Sea-power made the British Empire what it was: without sea-power there would have been no empire, or at least no empire in the form it actually took. In this masterful analysis of the role of the sea in the history of the British Empire, Jeremy Black follows in the tradition of classic works by C. R. Boxer on the Dutch and Portuguese seaborne empires and by J. H. Parry on the Spanish seaborne empire. Black considers how the ocean affected British exploration, defense, trade, commerce, and the navy, as well as the attitudes and perceptions of the British people themselves.
The book covers the process of imperial expansion, the decline of the Empire, and the role of the navy in the postimperial age. Attractively illustrated and wide in scope, the book demonstrates the profound influence that proximity to the sea has exerted on virtually every aspect of British history and culture.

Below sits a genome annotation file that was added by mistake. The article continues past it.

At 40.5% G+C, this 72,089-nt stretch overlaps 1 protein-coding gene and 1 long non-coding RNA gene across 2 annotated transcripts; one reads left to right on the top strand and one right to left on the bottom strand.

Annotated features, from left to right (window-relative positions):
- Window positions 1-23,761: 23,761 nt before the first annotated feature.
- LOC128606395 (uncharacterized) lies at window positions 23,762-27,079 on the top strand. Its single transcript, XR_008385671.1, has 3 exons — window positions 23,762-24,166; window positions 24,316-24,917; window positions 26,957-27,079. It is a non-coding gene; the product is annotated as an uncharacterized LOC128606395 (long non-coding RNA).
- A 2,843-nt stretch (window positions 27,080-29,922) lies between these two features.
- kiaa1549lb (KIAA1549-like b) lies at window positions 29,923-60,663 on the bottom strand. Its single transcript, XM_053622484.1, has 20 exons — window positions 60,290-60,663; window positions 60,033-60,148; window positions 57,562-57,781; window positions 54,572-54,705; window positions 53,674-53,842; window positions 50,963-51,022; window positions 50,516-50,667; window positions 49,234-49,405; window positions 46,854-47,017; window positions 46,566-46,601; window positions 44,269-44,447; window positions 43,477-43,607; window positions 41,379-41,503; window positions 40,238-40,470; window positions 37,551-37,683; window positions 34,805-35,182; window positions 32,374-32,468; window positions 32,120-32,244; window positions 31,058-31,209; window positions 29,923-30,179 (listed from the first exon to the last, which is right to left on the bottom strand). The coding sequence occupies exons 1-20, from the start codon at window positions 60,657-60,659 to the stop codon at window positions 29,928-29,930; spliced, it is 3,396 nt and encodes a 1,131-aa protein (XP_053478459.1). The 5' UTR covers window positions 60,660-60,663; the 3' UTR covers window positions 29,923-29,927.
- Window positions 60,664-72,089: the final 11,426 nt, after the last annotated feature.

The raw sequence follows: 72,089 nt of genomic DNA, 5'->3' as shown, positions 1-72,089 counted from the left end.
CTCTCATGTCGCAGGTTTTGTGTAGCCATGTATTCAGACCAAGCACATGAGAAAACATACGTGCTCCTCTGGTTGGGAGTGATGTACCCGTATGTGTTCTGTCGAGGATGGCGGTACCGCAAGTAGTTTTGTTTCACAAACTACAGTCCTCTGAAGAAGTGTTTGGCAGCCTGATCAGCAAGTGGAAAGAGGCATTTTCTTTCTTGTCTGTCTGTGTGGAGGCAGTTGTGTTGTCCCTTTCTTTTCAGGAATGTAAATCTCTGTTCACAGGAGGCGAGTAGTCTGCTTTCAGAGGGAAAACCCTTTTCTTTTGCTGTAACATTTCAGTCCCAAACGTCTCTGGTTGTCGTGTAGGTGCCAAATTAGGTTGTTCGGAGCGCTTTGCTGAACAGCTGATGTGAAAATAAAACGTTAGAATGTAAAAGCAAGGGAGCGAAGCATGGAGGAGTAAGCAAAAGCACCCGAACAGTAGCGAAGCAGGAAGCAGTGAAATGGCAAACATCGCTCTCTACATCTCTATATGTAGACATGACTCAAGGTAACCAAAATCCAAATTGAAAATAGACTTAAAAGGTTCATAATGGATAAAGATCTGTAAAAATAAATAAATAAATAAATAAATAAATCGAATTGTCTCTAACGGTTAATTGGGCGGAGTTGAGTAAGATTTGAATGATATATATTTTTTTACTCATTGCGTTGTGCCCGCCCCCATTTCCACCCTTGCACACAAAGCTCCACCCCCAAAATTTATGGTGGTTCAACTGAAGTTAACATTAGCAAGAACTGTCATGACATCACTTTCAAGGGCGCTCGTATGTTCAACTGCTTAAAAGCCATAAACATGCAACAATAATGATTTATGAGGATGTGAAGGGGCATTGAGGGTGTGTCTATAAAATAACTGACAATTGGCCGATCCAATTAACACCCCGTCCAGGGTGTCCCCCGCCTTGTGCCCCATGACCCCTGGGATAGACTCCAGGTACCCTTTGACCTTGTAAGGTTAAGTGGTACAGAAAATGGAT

Jeremy Black is professor of history at the University of Exeter. His books include Maps and History, War and the World, and Italy and the Grand Tour, all available from Yale University Press.
"Black is refreshingly unapologetic about the British Empire and this book is a valuable contribution to the debate about its merits and demerits"-The Sunday Telegraph "A nuanced, well-researched history of the ways in which Britain's maritime industry influenced its foreign policy and public culture... The result is not only an important contribution to military history, but a reminder that we are all part of a long historical narrative."-Publishers Weekly